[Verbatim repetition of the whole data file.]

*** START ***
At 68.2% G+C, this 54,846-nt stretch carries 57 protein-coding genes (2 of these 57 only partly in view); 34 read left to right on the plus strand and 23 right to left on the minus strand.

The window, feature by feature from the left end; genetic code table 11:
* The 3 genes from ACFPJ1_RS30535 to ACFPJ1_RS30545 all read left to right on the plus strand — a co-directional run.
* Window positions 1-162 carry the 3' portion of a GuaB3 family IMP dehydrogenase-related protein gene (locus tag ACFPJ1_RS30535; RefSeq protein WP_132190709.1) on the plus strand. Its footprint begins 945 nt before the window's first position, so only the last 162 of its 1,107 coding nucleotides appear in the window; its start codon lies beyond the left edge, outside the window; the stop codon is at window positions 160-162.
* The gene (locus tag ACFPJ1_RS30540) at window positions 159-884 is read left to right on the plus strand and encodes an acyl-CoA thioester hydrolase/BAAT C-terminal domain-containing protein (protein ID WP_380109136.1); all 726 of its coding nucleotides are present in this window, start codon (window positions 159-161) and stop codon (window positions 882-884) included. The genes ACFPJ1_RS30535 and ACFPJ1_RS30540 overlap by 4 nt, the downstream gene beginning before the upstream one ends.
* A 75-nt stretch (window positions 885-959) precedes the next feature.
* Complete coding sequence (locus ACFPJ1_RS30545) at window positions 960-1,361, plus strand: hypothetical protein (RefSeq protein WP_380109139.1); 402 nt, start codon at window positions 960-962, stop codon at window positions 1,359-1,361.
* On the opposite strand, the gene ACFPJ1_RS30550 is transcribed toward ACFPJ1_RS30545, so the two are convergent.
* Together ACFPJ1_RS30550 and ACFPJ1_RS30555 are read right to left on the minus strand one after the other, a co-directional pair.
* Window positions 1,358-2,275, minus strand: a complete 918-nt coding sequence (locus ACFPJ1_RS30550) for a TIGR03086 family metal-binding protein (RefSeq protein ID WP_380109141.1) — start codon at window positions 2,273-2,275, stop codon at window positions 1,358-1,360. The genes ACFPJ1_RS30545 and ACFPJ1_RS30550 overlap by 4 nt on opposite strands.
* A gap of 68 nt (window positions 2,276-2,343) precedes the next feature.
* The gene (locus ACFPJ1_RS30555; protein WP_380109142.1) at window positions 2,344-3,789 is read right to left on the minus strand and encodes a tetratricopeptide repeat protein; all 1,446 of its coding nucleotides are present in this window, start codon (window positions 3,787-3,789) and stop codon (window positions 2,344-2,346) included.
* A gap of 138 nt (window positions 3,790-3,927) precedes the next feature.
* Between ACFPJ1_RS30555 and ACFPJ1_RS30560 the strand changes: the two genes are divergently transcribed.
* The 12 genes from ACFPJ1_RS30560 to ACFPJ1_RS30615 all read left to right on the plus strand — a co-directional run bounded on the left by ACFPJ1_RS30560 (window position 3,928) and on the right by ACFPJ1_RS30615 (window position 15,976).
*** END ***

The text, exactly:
At 68.2% G+C, this 54,846-nt stretch carries 57 protein-coding genes (2 of these 57 only partly in view); 34 read left to right on the plus strand and 23 right to left on the minus strand.

The window, feature by feature from the left end; genetic code table 11:
* The 3 genes from ACFPJ1_RS30535 to ACFPJ1_RS30545 all read left to right on the plus strand — a co-directional run.
* Window positions 1-162 carry the 3' portion of a GuaB3 family IMP dehydrogenase-related protein gene (locus tag ACFPJ1_RS30535; RefSeq protein WP_132190709.1) on the plus strand. Its footprint begins 945 nt before the window's first position, so only the last 162 of its 1,107 coding nucleotides appear in the window; its start codon lies beyond the left edge, outside the window; the stop codon is at window positions 160-162.
* The gene (locus tag ACFPJ1_RS30540) at window positions 159-884 is read left to right on the plus strand and encodes an acyl-CoA thioester hydrolase/BAAT C-terminal domain-containing protein (protein ID WP_380109136.1); all 726 of its coding nucleotides are present in this window, start codon (window positions 159-161) and stop codon (window positions 882-884) included. The genes ACFPJ1_RS30535 and ACFPJ1_RS30540 overlap by 4 nt, the downstream gene beginning before the upstream one ends.
* A 75-nt stretch (window positions 885-959) precedes the next feature.
* Complete coding sequence (locus ACFPJ1_RS30545) at window positions 960-1,361, plus strand: hypothetical protein (RefSeq protein WP_380109139.1); 402 nt, start codon at window positions 960-962, stop codon at window positions 1,359-1,361.
* On the opposite strand, the gene ACFPJ1_RS30550 is transcribed toward ACFPJ1_RS30545, so the two are convergent.
* Together ACFPJ1_RS30550 and ACFPJ1_RS30555 are read right to left on the minus strand one after the other, a co-directional pair.
* Window positions 1,358-2,275, minus strand: a complete 918-nt coding sequence (locus ACFPJ1_RS30550) for a TIGR03086 family metal-binding protein (RefSeq protein ID WP_380109141.1) — start codon at window positions 2,273-2,275, stop codon at window positions 1,358-1,360. The genes ACFPJ1_RS30545 and ACFPJ1_RS30550 overlap by 4 nt on opposite strands.
* A gap of 68 nt (window positions 2,276-2,343) precedes the next feature.
* The gene (locus ACFPJ1_RS30555; protein WP_380109142.1) at window positions 2,344-3,789 is read right to left on the minus strand and encodes a tetratricopeptide repeat protein; all 1,446 of its coding nucleotides are present in this window, start codon (window positions 3,787-3,789) and stop codon (window positions 2,344-2,346) included.
* A gap of 138 nt (window positions 3,790-3,927) precedes the next feature.
* Between ACFPJ1_RS30555 and ACFPJ1_RS30560 the strand changes: the two genes are divergently transcribed.
* The 12 genes from ACFPJ1_RS30560 to ACFPJ1_RS30615 all read left to right on the plus strand — a co-directional run bounded on the left by ACFPJ1_RS30560 (window position 3,928) and on the right by ACFPJ1_RS30615 (window position 15,976).